If you love music anywhere near as much as I do, dance not walk to the nearest bookstore (or do the proverbial online) and pick up Tom Moons 1,000 Recordings To Hear Before You Die. And hope for a long life to do as it recommends.
Moon is the former longtime Philadelphia Inquirer music critic, also known for his work in mags like Rolling Stone and Blender as well as on NPRs All Things Considered. His addition to the best-selling 1,000 Before You Die series is as essential as the recordings it spotlights, and a book that you can avidly skim and dip into from cover to cover as I did when it first arrived, plop atop the toilet top for further delving over time in those private moments, and ultimately trust to guide your purchases and listening.
I like and also trust Moon full disclosure and sad commentary here because he is one of maybe two out of the dozen or so fellow journalists who has interviewed me and not misquoted me, and I consider him what I call a professional friend. Hes also a musician, accomplished saxophonist, in fact, which is an even bigger reason to trust his ears.
Most music critics who are largely non-musical love lists, but I despise them, have hated the Year End Best round-ups for decades, because music is not quantitative but qualitative. And Ive lived long enough within the thrall of music to know that todays Top 10 rave can change on a spin (of another disc) or with time and reassessment.
Yet as I perused 1,000 Recordings , time and again on the genres I pretty much feel I know down coldrock and its roots antecedents and relativesId come across Moons choice of the best album by an artist to start with and think, yeah, Toms right, thats the one (he also lists Catalog Choices to hear them further).
Like his choice of Lou Reeds New York, for instance. Even if Im currently in the mood for Lous monumental live RocknRoll Animal, I remember wandering my old NYC Lower East Side neighborhood playing New York on my Walkman and being stunned by its Picasso meets Dos Passos depiction of reality and swooning to its terse yet pointed musicality and elemental grooves. Yep, Reeds finest moment.
Sure, I can quibble a wee bit, being a critic myself. Wheres Squeeze, the new wave era British band who could truly have been the next best Beatles (or for that matter wheres Oasis, the next best Beatles after them)? But then Moon both cites and gives more than usual words to Solid Air, the transformative 197X album by the criminally-overlooked British folk expansionist and musical explorer John Martyn, a genius on the level of John Coltranewho gets three album entries here, preceded by Patsy Cline, The Coasters, Eddie Cochran, Joe Cocker. Codona 3 (a Don Cherry project I now must hear), Leonard Cohen, Nat King Cole andin one hell of a coincidental set-upOrnette Coleman, and followed by The Comedian Harmonists, Ry Cooder, Sam Cooke, Alice Cooper and Aaron Copland.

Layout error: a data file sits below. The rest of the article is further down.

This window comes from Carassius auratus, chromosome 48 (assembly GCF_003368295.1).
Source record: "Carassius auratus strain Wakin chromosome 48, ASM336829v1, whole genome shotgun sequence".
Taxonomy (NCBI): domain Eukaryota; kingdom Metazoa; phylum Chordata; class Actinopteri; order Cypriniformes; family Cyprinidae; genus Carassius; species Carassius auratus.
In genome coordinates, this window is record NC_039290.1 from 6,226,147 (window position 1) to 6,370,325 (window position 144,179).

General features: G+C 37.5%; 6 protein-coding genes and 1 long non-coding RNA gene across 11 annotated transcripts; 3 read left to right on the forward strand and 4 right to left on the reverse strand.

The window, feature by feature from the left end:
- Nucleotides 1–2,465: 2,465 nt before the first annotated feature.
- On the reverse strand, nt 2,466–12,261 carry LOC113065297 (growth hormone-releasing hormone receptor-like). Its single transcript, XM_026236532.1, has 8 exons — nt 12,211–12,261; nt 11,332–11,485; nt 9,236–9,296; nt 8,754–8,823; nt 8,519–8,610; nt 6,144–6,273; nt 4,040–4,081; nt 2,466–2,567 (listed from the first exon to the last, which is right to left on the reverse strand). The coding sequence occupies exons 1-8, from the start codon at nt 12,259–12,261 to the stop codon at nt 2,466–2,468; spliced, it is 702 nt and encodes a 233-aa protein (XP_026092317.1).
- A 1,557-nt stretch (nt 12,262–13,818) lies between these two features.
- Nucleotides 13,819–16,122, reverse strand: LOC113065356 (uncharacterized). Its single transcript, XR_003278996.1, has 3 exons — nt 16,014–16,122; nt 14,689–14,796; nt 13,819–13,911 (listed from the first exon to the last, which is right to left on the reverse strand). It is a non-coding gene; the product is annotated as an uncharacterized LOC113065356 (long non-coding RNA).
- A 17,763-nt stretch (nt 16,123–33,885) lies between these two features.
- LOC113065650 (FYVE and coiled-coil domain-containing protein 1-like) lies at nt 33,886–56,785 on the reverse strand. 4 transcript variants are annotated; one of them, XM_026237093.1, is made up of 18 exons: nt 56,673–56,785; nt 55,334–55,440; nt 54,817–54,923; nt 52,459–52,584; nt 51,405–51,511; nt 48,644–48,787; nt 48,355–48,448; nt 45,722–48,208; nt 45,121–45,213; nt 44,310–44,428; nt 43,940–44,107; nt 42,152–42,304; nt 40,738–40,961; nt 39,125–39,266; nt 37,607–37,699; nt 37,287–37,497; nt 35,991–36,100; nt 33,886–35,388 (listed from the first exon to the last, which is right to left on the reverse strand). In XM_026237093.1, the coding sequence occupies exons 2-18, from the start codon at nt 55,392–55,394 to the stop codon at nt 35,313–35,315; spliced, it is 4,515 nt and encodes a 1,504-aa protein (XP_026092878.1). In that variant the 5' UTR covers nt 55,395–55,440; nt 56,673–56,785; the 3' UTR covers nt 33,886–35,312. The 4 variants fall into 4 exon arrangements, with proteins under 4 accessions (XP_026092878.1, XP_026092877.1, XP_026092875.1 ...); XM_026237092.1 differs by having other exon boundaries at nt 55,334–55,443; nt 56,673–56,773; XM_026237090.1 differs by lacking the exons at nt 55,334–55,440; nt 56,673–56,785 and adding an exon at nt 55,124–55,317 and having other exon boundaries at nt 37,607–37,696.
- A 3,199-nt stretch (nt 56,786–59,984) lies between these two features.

You get the picture? This guide is spiritually comprehensive, even its its exclusionary by its sheer numbers nature. In preparing the book, Moon started with many thousands more albumshe also includes just songs, and the ones chosen are indeed choiceand the result of his paring is nearly perfect. And on genres I am certainly familiar with but hardly as engaged as I should be, like jazz and the classics, Moon is now my man to take me where I wish to go.
Like the 1,000 Places guides to this miraculous and amazing planet, this collection of brief essays on recordings offers the most gorgeous, stunning, breathtaking, soul-stirring, heartrending, inspiring and thought-provoking entry points into the so utterly rewarding world of music. And the author writes his thoughts on the recordings like the smart and soulful jazzbo saxman he is: Adding his own tonal shades and accents to the chorus of acclaim that many entries have already earned, and also tossing in his own concise yet revelatory riffs that often for me burst open new facets of even albums I know so well that I can play them in my head.
So excuse me now, I must be going. I have much music to purchase (not steal on the Internet) and listen to in what little time I may have left.
Rob Patterson is a music and entertainment writer in Austin, Texas. Email firstname.lastname@example.org.
From The Progressive Populist, November 15, 2008
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